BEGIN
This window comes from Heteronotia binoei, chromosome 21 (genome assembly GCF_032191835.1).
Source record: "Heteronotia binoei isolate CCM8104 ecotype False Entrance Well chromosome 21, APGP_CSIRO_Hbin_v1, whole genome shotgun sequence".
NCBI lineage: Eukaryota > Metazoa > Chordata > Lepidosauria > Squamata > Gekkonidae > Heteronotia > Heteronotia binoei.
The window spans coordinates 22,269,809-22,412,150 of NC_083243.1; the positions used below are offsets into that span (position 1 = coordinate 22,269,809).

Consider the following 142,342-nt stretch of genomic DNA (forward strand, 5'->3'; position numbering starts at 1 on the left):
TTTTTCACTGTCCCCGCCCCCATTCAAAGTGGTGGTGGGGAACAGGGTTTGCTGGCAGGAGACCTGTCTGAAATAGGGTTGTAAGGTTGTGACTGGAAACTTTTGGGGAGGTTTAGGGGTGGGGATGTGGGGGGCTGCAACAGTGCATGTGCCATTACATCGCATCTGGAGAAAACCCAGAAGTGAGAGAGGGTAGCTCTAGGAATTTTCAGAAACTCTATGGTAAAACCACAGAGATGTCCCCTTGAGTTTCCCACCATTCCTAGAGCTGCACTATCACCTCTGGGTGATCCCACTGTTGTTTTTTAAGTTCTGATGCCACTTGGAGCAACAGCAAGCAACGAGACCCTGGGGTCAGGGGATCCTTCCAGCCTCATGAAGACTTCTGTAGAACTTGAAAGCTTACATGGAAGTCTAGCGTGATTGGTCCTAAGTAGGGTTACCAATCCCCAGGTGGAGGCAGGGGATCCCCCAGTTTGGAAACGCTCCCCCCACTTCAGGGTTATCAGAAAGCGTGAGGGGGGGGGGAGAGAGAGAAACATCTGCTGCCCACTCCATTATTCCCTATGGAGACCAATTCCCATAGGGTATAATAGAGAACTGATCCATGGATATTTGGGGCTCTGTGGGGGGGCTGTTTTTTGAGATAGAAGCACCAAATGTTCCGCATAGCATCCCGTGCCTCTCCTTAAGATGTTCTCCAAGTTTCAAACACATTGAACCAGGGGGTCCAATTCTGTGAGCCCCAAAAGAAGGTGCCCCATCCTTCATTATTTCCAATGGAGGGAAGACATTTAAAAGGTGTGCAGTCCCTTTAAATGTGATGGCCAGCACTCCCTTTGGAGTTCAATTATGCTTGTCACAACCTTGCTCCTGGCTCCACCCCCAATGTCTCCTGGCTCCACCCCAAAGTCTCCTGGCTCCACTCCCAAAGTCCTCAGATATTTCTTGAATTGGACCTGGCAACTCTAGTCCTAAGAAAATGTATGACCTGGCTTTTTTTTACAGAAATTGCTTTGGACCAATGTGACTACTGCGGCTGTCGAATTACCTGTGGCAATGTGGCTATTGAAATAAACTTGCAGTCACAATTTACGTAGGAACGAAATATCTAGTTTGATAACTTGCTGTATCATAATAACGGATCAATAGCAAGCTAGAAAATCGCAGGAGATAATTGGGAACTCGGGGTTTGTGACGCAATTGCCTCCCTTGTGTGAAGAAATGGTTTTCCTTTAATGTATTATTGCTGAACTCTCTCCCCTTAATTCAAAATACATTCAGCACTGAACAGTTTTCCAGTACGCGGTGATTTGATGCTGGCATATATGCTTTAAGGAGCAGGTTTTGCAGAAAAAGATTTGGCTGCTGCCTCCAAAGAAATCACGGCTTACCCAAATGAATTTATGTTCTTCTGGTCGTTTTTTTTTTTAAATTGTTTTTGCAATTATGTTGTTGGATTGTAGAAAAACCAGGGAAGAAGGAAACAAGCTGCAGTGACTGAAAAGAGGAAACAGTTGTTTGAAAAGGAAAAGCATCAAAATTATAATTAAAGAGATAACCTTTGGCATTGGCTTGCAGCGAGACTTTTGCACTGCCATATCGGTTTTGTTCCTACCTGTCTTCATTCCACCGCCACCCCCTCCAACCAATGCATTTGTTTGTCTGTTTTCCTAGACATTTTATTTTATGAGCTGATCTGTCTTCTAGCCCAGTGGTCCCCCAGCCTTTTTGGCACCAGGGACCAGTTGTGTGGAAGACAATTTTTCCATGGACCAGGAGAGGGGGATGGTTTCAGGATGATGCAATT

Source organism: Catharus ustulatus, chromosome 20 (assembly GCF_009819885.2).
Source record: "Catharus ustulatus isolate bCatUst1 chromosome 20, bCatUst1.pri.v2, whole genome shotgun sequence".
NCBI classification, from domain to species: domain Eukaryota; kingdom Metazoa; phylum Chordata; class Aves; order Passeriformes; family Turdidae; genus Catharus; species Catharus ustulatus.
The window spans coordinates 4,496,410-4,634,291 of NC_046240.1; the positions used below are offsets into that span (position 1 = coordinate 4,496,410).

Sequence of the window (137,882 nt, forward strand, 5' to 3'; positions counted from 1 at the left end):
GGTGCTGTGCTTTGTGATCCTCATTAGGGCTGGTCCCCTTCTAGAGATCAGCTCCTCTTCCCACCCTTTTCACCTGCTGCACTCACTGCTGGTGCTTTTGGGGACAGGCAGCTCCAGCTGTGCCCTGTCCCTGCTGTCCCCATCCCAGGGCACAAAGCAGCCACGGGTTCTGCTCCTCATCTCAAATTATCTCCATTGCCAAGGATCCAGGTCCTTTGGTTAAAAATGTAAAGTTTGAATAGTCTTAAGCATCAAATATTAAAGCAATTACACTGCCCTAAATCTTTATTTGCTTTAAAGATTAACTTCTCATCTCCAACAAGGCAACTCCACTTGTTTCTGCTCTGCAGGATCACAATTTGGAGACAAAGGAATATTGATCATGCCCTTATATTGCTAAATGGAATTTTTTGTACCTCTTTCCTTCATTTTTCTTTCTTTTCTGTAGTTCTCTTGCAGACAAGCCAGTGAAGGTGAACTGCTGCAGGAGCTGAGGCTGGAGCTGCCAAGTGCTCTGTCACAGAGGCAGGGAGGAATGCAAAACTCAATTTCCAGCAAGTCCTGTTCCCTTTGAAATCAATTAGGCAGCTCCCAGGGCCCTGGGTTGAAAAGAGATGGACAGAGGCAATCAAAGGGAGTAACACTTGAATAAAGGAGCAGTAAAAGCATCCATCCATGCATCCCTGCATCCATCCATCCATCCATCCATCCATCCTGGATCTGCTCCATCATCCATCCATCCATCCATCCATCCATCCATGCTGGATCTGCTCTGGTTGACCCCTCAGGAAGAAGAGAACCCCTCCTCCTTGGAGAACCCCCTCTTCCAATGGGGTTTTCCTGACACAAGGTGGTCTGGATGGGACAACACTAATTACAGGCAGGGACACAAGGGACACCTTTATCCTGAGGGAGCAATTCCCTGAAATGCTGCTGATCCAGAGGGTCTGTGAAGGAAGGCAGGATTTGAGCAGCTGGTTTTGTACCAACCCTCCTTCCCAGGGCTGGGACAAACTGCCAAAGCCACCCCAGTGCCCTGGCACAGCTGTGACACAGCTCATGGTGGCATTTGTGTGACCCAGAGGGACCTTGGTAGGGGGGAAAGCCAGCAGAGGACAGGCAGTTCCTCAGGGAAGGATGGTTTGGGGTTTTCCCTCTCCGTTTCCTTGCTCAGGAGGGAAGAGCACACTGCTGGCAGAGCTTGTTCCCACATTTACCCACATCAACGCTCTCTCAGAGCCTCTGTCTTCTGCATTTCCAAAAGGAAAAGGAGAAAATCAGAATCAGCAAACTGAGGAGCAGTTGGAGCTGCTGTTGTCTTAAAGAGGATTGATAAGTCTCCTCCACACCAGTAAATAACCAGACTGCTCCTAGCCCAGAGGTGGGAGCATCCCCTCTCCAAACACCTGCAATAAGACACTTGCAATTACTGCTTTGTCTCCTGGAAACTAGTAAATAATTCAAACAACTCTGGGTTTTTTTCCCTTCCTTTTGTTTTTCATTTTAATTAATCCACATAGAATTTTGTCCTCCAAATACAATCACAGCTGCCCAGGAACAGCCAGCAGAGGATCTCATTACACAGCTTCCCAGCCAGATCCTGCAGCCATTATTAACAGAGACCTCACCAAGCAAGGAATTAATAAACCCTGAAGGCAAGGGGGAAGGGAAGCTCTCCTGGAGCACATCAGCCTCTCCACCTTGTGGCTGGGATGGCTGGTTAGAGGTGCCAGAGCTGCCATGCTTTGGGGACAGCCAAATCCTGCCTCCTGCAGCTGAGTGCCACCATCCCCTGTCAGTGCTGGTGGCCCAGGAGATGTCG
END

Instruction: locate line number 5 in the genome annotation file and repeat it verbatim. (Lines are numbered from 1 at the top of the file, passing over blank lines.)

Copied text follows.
Consider the following 142,342-nt stretch of genomic DNA (forward strand, 5'->3'; position numbering starts at 1 on the left):